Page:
Card board is probably the most common material used for packaging and shipping things in the Western World. Whether it’s food, clothing, electronics, shoes, or toys, you can almost guarantee that it’ll come in a cardboard box.
Can You Microwave Cardboard?
When it comes to food, if you are a fan of take-out, not to mention pizza, then you’ll end up with meals that are served in cardboard containers or boxes. Cardboard boxes are not only convenient for serving food; they can be conveniently tucked away in your refrigerator if you have left overs. Which brings us to the question; can you safely microwave your left-over food in a cardboard box? Surely it would save you the hassle of having to wash yet another dish, but is it something that’s recommended? Continue reading for answers to this perplexing question.
Before We Get into It, What Is Cardboard Really?
The general term cardboard is applied to a variety of hard materials of wooden origins, that’s used for making boxes, and other types of packaging. So technically, cardboard, like paper, is made from the pulp of certain trees.
Cardboard usually has a natural brown hue and is made up of corrugated material. Its structure differs from that of paper because it has many layers; usually two flat layers that are separated by a thicker wavy piece in between them.
The material has grown in popularity for packaging because of its durability and strength. While these are not necessarily key qualities looked out for in food packaging, cardboard is relatively cheap and easy to recycle which makes it popular in the food industry.
So now we know exactly what cardboard is, we can get to the meat of the matter.
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Should You Be Microwaving Cardboard and What Happens When You Do This?
Unfortunately, cardboard is a combustible material, which means that any heat applied to it, could result in a fire being started. This fact, however, does not immediately discount cardboard from being microwaved, as the material generally requires a temperature above 400°F to ignite. At the same time, given that most take-out food such as Chinese and pizza contain a lot of oil, this could further increase the likelihood of the cardboard becoming combustible.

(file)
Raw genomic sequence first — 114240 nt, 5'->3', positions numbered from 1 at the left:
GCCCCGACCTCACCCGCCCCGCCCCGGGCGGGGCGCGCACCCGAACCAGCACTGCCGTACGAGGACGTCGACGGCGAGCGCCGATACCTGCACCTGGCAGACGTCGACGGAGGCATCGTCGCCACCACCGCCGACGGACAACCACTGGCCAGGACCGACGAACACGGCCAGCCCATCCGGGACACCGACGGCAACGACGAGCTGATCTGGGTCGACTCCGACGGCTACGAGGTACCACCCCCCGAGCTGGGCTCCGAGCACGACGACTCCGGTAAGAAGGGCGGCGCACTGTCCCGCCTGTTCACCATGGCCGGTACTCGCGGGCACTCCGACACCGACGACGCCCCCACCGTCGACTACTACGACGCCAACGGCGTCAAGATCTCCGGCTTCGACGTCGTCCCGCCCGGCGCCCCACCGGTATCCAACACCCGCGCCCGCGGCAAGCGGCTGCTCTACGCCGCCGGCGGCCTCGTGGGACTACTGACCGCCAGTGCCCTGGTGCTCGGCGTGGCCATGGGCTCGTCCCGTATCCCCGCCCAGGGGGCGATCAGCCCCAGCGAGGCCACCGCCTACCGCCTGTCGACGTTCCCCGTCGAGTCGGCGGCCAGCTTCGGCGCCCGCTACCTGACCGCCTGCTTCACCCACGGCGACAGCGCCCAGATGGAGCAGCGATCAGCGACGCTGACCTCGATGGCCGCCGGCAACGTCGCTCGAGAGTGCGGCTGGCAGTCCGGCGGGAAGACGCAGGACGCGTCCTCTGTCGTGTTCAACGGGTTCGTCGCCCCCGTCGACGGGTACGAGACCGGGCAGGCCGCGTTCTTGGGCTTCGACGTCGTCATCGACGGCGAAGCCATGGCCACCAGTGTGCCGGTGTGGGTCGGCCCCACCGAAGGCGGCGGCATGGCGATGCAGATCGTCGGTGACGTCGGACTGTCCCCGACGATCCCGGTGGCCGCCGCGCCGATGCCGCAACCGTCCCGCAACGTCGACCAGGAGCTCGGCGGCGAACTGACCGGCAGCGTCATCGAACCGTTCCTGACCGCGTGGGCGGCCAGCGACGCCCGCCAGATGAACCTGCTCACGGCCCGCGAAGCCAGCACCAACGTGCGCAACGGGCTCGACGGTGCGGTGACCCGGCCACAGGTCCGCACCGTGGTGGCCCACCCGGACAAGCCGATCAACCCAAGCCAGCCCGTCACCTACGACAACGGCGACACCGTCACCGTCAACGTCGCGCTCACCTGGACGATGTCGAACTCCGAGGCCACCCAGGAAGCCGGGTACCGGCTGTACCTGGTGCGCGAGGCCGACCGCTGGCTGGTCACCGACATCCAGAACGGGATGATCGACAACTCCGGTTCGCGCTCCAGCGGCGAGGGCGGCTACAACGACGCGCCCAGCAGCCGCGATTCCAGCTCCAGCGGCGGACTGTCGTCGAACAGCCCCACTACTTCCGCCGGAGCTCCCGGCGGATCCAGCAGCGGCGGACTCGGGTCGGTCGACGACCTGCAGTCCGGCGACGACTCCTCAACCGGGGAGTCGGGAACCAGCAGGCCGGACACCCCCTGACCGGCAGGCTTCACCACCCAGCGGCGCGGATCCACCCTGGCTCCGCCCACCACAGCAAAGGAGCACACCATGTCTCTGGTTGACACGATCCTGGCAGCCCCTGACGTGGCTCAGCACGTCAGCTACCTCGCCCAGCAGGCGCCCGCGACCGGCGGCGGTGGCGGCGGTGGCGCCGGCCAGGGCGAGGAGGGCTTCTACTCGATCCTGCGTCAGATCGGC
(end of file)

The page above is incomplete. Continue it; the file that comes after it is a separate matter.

Still, whether or not your cardboard food packaging will ignite, depends on the temperature of your microwave oven! How hot does it get? Can you control the temperature? These are crucial questions to answer before you attempt reheating food in cardboard. If your oven heats up to less than 200 degrees Celsius then it should not be a problem using a cardboard package for reheating.
Another lesser known fact about microwaving is that chemicals can leach into the foods being reheated from the packaging. This is however, more likely with recycled cardboard which sometimes contains diisobutyl Phthalate. In this case, reheating food in a recycled box could expose it to any volatile chemicals in the cardboard such as plasticizers.
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So What’s The Verdict?
It’s technically safe to put cardboard in the microwave up to 200 degrees Celsius, but, there are precautions that must be taken to ensure safety.
One important thing to note is to avoid placing foods that are highly saturated in oil in the microwave. If the box itself is saturated with oil, then avoid exposing it to heat as it could ignite easily.
Another key point is to ensure that the cardboard container does not contain metal parts. Many manufacturers use metal pins and handles to strengthen the packaging. Cardboard take-out containers from Chinese restaurants are known to contain metal parts at the edges. If your container has any metal element, no matter how small, it’s unsafe for a microwave oven. Metal in a microwave can spark easily starting a fire that can damage or destroy the appliance. Pizza boxes are usually free of this hazard.
The final thing to look out for before popping your cardboard container in the oven is whether or not it has a plastic coating on the inside. Wax or plastic coatings are used on the inside of some cardboard boxes to prevent drainage or soaking. Microwaving a container with this inner coating might not be smart as it could emit toxic fumes harmful to human health. To be safe, use your fingers to check for a slick or smooth feeling on the inside of the container.
If you’ve made your checks, and none of the aforementioned hazards are found then you’re good to go. Happy heating!